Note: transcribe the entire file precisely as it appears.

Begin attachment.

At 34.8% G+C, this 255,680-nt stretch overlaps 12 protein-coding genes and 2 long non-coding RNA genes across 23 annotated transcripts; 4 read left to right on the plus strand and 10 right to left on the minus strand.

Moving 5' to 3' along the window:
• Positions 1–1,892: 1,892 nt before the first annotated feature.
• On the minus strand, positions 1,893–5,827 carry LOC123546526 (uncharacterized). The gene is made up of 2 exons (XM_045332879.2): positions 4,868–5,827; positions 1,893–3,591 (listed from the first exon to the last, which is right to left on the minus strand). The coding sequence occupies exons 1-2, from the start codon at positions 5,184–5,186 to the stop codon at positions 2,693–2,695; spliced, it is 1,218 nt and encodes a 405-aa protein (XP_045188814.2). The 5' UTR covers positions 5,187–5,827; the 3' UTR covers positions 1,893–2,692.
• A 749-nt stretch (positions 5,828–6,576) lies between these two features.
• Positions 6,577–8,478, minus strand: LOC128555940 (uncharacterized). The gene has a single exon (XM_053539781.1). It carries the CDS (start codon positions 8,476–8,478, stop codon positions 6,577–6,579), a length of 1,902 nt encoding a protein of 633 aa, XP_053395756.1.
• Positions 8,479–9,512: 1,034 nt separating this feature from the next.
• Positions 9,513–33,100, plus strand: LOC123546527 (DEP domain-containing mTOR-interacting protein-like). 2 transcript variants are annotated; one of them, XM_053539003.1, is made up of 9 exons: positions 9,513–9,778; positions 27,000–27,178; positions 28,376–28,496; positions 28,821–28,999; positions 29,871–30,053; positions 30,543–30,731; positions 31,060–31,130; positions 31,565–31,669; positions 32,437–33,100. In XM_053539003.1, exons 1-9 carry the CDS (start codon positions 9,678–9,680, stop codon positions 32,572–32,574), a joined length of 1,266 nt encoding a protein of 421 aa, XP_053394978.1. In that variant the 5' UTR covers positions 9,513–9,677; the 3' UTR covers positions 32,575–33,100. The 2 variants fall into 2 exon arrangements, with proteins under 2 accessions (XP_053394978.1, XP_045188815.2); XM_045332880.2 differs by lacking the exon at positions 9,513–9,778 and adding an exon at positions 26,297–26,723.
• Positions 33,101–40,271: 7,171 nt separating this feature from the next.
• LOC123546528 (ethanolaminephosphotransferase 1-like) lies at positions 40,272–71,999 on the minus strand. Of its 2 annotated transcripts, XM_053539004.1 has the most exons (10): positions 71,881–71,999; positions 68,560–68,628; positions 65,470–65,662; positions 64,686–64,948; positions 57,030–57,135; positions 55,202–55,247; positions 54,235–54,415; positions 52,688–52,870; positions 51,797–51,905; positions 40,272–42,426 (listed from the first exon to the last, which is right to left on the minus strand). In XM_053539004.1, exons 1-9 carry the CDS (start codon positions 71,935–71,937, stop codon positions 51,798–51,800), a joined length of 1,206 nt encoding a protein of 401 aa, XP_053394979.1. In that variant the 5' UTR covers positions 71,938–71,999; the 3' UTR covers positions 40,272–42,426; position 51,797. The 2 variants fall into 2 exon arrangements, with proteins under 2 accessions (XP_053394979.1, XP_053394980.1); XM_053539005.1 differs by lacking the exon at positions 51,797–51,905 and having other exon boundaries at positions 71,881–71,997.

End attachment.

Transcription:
At 34.8% G+C, this 255,680-nt stretch overlaps 12 protein-coding genes and 2 long non-coding RNA genes across 23 annotated transcripts; 4 read left to right on the plus strand and 10 right to left on the minus strand.

Moving 5' to 3' along the window:
• Positions 1–1,892: 1,892 nt before the first annotated feature.
• On the minus strand, positions 1,893–5,827 carry LOC123546526 (uncharacterized). The gene is made up of 2 exons (XM_045332879.2): positions 4,868–5,827; positions 1,893–3,591 (listed from the first exon to the last, which is right to left on the minus strand). The coding sequence occupies exons 1-2, from the start codon at positions 5,184–5,186 to the stop codon at positions 2,693–2,695; spliced, it is 1,218 nt and encodes a 405-aa protein (XP_045188814.2). The 5' UTR covers positions 5,187–5,827; the 3' UTR covers positions 1,893–2,692.
• A 749-nt stretch (positions 5,828–6,576) lies between these two features.
• Positions 6,577–8,478, minus strand: LOC128555940 (uncharacterized). The gene has a single exon (XM_053539781.1). It carries the CDS (start codon positions 8,476–8,478, stop codon positions 6,577–6,579), a length of 1,902 nt encoding a protein of 633 aa, XP_053395756.1.
• Positions 8,479–9,512: 1,034 nt separating this feature from the next.
• Positions 9,513–33,100, plus strand: LOC123546527 (DEP domain-containing mTOR-interacting protein-like). 2 transcript variants are annotated; one of them, XM_053539003.1, is made up of 9 exons: positions 9,513–9,778; positions 27,000–27,178; positions 28,376–28,496; positions 28,821–28,999; positions 29,871–30,053; positions 30,543–30,731; positions 31,060–31,130; positions 31,565–31,669; positions 32,437–33,100. In XM_053539003.1, exons 1-9 carry the CDS (start codon positions 9,678–9,680, stop codon positions 32,572–32,574), a joined length of 1,266 nt encoding a protein of 421 aa, XP_053394978.1. In that variant the 5' UTR covers positions 9,513–9,677; the 3' UTR covers positions 32,575–33,100. The 2 variants fall into 2 exon arrangements, with proteins under 2 accessions (XP_053394978.1, XP_045188815.2); XM_045332880.2 differs by lacking the exon at positions 9,513–9,778 and adding an exon at positions 26,297–26,723.
• Positions 33,101–40,271: 7,171 nt separating this feature from the next.
• LOC123546528 (ethanolaminephosphotransferase 1-like) lies at positions 40,272–71,999 on the minus strand. Of its 2 annotated transcripts, XM_053539004.1 has the most exons (10): positions 71,881–71,999; positions 68,560–68,628; positions 65,470–65,662; positions 64,686–64,948; positions 57,030–57,135; positions 55,202–55,247; positions 54,235–54,415; positions 52,688–52,870; positions 51,797–51,905; positions 40,272–42,426 (listed from the first exon to the last, which is right to left on the minus strand). In XM_053539004.1, exons 1-9 carry the CDS (start codon positions 71,935–71,937, stop codon positions 51,798–51,800), a joined length of 1,206 nt encoding a protein of 401 aa, XP_053394979.1. In that variant the 5' UTR covers positions 71,938–71,999; the 3' UTR covers positions 40,272–42,426; position 51,797. The 2 variants fall into 2 exon arrangements, with proteins under 2 accessions (XP_053394979.1, XP_053394980.1); XM_053539005.1 differs by lacking the exon at positions 51,797–51,905 and having other exon boundaries at positions 71,881–71,997.